Nandikesha, aka: Nandikeśa, Nandika-isha; 4 Definition(s)

Introduction

Nandikesha means something in Hinduism, Sanskrit. If you want to know the exact meaning, history, etymology or English translation of this term then check out the descriptions on this page. Add your comment or reference to a book if you want to contribute to this summary article.

The Sanskrit term Nandikeśa can be transliterated into English as Nandikesa or Nandikesha, using the IAST transliteration scheme (?).

In Hinduism

Purana

[Nandikesha in Purana glossaries]

Nandikeśa (नन्दिकेश).—The chief of the Bhūta Gaṇas (the attendants) of Śiva. For the story of how Nandikeśa once took the form of a monkey and cursed Rāvaṇa, see under Rāvaṇa.

(Source): archive.org: Puranic Encyclopaedia

Nandikeśa (नन्दिकेश).—(Nanditīrtham) a tīrtha on the Narmadā.*

  • * Matsya-purāṇa 191. 6 and 37.
(Source): Cologne Digital Sanskrit Dictionaries: The Purana Index
Purana book cover
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The Purana (पुराण, purāṇas) refers to Sanskrit literature preserving ancient India’s vast cultural history, including historical legends, religious ceremonies, various arts and sciences. The eighteen mahapuranas total over 400,000 shlokas (metrical couplets) and date to at least several centuries BCE.

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Shaivism (Shaiva philosophy)

[Nandikesha in Shaivism glossaries]

Nandikeśa (नन्दिकेश) is the name of a deity who received the Rauravāgama from Brāhmaṇeśa through the mahānsambandha relation, according to the pratisaṃhitā theory of Āgama origin and relationship (sambandha). The raurava-āgama, being part of the eighteen Rudrabhedāgamas, refers to one of the twenty-eight Siddhāntāgamas: a classification of the Śaiva division of Śaivāgamas. The Śaivāgamas represent the wisdom that has come down from lord Śiva, received by Pārvatī and accepted by Viṣṇu.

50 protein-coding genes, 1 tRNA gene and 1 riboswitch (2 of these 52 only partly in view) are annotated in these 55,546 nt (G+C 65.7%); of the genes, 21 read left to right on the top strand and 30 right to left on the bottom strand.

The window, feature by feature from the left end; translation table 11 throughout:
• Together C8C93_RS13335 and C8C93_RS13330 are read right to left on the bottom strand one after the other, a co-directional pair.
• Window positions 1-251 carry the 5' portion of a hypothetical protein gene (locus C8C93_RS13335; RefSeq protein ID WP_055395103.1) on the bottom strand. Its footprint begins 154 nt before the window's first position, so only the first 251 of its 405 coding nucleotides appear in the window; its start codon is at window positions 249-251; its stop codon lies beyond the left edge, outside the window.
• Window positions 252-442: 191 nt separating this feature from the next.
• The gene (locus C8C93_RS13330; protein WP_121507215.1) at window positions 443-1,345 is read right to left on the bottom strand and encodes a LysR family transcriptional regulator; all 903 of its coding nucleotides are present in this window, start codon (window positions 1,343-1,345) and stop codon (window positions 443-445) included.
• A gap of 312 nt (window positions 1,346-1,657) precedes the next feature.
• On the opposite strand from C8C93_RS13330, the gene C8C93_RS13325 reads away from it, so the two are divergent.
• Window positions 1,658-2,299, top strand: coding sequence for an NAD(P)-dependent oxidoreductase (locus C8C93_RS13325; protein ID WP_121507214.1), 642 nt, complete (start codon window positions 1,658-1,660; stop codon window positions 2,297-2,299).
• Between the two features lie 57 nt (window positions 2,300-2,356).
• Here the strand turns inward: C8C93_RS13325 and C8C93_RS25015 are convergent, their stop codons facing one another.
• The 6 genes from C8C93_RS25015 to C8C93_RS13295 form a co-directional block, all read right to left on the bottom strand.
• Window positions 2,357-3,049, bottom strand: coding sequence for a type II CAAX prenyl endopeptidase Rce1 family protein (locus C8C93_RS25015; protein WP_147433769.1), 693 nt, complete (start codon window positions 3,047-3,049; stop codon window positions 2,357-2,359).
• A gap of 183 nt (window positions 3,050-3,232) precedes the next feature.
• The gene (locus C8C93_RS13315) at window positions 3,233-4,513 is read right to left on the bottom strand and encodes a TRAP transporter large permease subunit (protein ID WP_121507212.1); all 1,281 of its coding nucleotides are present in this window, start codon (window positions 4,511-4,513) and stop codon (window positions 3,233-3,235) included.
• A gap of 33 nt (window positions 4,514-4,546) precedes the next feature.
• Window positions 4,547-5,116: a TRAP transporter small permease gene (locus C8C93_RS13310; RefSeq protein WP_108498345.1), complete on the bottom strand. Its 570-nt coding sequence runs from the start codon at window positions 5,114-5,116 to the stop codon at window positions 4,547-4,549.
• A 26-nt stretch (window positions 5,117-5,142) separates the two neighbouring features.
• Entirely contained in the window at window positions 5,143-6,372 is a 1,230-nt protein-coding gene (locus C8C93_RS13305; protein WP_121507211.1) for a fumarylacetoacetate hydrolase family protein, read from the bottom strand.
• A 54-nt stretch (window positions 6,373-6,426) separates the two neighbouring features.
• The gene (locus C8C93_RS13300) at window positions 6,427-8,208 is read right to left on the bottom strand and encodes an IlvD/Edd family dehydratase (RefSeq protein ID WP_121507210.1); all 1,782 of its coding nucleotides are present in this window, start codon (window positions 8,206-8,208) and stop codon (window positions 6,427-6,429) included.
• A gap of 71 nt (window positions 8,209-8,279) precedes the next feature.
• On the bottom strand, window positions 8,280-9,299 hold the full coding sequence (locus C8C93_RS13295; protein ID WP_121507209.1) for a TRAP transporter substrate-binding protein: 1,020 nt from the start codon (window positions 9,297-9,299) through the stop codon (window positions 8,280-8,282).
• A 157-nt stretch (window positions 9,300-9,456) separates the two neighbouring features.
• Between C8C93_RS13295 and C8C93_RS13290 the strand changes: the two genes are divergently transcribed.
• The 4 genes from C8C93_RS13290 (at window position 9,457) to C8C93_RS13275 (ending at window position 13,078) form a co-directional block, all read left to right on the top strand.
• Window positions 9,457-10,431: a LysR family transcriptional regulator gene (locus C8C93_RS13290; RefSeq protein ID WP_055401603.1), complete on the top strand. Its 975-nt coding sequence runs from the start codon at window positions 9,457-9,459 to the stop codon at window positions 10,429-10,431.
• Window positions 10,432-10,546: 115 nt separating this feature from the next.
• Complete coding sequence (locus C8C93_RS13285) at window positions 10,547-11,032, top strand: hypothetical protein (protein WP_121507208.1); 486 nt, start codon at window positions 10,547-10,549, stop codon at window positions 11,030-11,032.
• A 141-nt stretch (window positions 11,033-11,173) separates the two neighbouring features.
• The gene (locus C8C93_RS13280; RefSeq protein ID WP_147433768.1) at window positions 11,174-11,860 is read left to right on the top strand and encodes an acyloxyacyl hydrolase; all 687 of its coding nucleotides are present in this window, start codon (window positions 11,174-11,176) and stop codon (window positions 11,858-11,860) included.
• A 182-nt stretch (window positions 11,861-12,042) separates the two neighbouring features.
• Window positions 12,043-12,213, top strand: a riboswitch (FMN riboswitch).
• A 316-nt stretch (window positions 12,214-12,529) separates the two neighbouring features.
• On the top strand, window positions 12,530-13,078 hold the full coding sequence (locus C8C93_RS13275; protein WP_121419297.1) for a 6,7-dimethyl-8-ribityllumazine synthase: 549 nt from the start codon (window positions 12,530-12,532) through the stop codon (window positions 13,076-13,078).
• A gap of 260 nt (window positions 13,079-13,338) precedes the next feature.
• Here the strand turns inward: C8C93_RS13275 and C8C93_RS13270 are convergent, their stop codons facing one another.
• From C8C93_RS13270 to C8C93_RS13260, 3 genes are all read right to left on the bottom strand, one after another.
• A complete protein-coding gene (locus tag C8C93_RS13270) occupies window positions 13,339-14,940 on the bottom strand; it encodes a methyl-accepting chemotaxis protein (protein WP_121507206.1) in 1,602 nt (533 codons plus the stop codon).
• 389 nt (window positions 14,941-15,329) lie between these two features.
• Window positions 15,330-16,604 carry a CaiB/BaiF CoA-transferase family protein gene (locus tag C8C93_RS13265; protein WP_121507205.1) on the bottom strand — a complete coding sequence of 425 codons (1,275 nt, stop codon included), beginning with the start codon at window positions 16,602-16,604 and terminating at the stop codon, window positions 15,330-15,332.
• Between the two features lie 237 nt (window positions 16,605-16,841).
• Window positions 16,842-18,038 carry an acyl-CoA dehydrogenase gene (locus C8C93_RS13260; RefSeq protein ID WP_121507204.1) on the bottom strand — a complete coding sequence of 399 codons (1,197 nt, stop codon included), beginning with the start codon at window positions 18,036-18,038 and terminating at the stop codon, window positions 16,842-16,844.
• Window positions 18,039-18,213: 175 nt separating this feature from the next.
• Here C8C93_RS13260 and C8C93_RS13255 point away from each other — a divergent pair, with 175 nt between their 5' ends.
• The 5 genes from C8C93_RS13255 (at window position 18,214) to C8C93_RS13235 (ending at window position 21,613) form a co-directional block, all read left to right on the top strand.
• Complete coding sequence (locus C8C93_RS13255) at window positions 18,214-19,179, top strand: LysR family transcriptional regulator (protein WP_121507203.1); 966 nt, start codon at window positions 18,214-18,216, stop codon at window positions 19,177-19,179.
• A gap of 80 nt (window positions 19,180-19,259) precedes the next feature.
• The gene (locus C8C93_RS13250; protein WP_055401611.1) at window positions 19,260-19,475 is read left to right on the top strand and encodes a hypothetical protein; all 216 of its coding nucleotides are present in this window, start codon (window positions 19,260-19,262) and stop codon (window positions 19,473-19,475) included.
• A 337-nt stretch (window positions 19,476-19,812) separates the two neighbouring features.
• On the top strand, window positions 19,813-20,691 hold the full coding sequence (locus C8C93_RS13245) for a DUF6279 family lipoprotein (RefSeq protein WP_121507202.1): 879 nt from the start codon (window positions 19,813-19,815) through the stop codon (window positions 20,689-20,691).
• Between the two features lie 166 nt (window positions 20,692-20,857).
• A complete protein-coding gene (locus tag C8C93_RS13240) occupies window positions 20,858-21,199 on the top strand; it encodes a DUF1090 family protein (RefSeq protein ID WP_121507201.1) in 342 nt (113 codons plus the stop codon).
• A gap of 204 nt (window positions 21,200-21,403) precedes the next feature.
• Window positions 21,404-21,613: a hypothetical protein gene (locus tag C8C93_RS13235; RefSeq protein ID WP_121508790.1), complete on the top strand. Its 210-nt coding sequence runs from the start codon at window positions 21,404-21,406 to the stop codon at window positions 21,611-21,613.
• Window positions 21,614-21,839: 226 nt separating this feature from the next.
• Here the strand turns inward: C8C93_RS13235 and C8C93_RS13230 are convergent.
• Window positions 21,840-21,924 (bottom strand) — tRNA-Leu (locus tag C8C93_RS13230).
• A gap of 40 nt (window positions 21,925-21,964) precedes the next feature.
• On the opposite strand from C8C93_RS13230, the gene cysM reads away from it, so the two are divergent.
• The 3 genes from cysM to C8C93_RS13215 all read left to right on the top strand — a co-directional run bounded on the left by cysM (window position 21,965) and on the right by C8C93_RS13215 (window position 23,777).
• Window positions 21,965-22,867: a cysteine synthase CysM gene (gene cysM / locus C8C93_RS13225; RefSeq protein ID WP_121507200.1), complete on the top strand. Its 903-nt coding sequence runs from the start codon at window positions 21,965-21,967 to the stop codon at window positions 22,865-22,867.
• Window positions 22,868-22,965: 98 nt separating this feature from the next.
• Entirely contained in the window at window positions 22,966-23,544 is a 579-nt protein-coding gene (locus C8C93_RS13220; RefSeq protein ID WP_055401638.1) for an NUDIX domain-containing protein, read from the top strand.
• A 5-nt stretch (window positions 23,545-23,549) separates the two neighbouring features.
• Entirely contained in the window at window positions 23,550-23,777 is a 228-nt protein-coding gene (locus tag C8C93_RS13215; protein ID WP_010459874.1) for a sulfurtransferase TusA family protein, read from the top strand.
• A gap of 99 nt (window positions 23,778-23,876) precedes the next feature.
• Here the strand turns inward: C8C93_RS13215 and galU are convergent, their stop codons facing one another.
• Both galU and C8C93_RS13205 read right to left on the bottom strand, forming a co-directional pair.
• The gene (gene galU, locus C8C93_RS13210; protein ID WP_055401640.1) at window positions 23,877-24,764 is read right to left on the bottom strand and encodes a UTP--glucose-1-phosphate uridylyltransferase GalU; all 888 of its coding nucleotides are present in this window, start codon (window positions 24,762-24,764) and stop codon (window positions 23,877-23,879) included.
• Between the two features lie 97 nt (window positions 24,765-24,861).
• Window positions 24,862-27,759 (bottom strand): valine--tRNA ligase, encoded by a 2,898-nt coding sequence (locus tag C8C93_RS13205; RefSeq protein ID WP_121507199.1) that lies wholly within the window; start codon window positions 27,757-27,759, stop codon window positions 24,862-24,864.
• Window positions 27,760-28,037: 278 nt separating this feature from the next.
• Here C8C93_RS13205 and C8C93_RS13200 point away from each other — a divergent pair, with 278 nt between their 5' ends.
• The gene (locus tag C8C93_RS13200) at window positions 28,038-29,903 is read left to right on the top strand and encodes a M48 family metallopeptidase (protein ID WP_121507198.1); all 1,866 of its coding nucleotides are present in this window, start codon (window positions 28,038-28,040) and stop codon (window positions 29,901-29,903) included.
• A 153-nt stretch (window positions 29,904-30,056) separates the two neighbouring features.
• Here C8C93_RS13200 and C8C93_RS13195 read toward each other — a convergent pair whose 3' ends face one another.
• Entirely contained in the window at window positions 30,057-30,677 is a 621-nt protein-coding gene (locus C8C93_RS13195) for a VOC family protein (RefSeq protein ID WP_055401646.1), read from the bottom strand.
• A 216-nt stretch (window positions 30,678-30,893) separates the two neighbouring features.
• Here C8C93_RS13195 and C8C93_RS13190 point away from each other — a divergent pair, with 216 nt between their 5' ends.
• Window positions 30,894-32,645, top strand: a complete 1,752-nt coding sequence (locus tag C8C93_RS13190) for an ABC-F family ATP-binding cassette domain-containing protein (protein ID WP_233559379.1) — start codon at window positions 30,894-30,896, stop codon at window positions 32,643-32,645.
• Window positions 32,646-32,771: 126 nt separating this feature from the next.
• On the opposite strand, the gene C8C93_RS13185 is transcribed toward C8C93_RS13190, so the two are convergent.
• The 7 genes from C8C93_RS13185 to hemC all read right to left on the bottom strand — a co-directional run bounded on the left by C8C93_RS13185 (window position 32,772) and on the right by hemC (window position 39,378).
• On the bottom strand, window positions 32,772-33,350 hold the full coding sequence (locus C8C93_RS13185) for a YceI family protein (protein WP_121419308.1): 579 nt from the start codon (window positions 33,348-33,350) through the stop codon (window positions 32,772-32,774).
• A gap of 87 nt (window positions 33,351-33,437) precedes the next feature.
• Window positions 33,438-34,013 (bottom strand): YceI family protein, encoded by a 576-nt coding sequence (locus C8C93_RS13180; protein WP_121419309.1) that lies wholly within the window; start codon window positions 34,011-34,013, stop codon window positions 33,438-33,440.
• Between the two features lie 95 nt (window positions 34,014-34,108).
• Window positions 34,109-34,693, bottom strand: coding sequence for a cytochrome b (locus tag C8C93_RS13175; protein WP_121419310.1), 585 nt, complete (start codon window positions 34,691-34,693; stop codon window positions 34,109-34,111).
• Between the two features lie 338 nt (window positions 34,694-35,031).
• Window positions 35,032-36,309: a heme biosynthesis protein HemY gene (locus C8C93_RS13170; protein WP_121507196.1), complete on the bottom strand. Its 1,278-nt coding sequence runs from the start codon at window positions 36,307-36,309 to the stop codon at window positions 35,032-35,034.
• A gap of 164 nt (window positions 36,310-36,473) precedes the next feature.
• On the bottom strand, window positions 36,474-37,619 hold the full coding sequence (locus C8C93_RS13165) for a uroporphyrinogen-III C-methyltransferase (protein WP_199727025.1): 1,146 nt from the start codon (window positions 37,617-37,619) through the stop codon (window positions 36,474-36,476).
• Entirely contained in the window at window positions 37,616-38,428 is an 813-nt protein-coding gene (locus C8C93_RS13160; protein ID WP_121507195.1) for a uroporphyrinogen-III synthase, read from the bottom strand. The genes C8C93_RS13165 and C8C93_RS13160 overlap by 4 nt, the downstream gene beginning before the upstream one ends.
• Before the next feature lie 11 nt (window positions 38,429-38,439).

Nandikeśa obtained the Rauravāgama from Brāhmaṇeśa who in turn obtained it from Sadāśiva through parasambandha. Nandikeśa in turn, transmitted it to through divya-sambandha to the Devas who, through divyādivya-sambandha, transmitted it to the Ṛṣis who finally, through adivya-sambandha, revealed the Rauravāgama to human beings (Manuṣya). (also see Anantaśambhu’s commentary on the Siddhāntasārāvali of Trilocanaśivācārya)

(Source): Shodhganga: Iconographical representations of Śiva
Shaivism book cover
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Shaiva (शैव, śaiva) or Shaivism (śaivism) represents a tradition of Hinduism worshiping Shiva as the supreme being. Closely related to Shaktism, Shaiva literature includes a range of scriptures, including Tantras, while the root of this tradition may be traced back to the ancient Vedas.

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